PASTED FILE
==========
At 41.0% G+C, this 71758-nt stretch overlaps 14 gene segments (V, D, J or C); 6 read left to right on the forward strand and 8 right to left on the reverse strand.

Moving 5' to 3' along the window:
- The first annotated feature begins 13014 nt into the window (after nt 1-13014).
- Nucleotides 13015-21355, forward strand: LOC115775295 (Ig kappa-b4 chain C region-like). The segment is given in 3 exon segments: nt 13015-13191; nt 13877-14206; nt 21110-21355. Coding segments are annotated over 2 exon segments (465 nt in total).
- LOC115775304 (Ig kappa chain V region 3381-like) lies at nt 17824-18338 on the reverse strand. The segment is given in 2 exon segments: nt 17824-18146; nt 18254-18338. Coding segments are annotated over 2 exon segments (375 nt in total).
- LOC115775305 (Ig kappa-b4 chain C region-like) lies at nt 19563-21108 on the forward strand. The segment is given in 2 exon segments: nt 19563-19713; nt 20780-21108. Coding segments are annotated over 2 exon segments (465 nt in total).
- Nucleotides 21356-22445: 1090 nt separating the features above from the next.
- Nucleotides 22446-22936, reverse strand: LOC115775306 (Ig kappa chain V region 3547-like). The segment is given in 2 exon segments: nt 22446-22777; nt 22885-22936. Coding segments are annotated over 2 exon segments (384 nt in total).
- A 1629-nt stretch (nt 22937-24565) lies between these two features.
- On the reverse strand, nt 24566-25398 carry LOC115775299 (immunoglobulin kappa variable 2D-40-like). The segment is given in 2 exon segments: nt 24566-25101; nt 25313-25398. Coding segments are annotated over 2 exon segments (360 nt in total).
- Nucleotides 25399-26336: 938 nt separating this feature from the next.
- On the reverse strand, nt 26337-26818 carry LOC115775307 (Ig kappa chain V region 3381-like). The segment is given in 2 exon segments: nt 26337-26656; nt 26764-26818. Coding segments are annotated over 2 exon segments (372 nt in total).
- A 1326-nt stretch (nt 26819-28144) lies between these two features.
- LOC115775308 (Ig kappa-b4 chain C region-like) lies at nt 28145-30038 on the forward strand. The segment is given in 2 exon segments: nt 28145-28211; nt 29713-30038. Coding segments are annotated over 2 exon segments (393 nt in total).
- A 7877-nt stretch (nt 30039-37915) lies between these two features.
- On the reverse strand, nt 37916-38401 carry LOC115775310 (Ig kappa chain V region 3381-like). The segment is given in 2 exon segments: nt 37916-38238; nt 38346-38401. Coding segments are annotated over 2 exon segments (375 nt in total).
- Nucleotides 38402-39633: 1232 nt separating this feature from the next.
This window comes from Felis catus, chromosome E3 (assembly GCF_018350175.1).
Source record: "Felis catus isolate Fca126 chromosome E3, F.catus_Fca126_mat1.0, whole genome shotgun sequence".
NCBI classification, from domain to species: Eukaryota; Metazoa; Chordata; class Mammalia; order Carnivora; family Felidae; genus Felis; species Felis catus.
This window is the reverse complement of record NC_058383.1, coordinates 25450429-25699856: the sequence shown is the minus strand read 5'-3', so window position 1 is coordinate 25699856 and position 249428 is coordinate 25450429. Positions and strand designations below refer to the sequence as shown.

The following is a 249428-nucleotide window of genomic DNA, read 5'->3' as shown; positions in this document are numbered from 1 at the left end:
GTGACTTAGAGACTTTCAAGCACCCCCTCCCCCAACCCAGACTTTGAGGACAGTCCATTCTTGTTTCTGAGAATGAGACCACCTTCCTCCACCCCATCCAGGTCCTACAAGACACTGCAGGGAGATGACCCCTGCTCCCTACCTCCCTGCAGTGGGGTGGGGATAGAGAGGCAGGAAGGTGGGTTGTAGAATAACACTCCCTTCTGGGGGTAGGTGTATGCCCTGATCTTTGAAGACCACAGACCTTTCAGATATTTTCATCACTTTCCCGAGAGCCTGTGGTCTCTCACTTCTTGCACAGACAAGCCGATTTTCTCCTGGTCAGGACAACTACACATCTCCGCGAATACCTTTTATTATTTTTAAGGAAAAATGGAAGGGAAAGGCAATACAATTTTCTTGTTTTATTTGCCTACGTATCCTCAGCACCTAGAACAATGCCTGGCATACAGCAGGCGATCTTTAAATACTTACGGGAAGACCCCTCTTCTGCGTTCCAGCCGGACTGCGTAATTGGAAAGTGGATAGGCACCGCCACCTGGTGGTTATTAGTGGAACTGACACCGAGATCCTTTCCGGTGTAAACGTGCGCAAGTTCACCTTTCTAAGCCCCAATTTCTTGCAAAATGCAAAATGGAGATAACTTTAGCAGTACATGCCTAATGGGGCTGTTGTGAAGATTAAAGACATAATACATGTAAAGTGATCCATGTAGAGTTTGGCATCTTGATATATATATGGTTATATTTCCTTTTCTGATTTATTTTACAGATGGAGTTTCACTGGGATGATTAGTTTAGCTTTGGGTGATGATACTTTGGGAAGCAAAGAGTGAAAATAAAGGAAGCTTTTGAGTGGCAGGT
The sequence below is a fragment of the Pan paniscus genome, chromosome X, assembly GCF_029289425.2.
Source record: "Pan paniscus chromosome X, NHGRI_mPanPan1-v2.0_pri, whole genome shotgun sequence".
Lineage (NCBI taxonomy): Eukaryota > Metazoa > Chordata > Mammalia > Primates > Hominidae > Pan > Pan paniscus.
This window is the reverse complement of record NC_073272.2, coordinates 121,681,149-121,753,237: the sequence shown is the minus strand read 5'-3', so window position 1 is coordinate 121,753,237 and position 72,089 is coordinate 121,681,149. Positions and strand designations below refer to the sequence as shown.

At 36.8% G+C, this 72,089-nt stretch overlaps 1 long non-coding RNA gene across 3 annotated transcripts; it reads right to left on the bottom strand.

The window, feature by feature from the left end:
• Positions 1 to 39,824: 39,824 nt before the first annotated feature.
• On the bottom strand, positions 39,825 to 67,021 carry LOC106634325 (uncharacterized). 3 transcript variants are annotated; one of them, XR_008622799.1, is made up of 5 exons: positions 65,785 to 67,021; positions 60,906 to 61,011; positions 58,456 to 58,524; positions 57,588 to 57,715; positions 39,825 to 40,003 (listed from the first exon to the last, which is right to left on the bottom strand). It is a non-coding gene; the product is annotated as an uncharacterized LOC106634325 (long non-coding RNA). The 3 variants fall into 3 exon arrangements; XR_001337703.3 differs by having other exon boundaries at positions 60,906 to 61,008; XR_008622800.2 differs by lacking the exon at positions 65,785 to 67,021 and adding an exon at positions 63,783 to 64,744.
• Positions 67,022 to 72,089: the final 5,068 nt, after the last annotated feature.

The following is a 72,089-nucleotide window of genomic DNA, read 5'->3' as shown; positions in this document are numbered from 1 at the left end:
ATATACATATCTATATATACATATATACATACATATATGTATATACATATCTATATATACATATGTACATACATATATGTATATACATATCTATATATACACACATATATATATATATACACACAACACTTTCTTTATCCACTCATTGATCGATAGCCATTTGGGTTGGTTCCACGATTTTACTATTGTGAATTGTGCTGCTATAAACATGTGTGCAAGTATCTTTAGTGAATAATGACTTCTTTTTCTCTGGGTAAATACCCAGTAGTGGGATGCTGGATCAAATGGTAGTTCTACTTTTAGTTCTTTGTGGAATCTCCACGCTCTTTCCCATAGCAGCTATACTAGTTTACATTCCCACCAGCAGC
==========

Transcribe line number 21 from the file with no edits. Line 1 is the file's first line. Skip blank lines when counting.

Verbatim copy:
This window is the reverse complement of record NC_058383.1, coordinates 25450429-25699856: the sequence shown is the minus strand read 5'-3', so window position 1 is coordinate 25699856 and position 249428 is coordinate 25450429. Positions and strand designations below refer to the sequence as shown.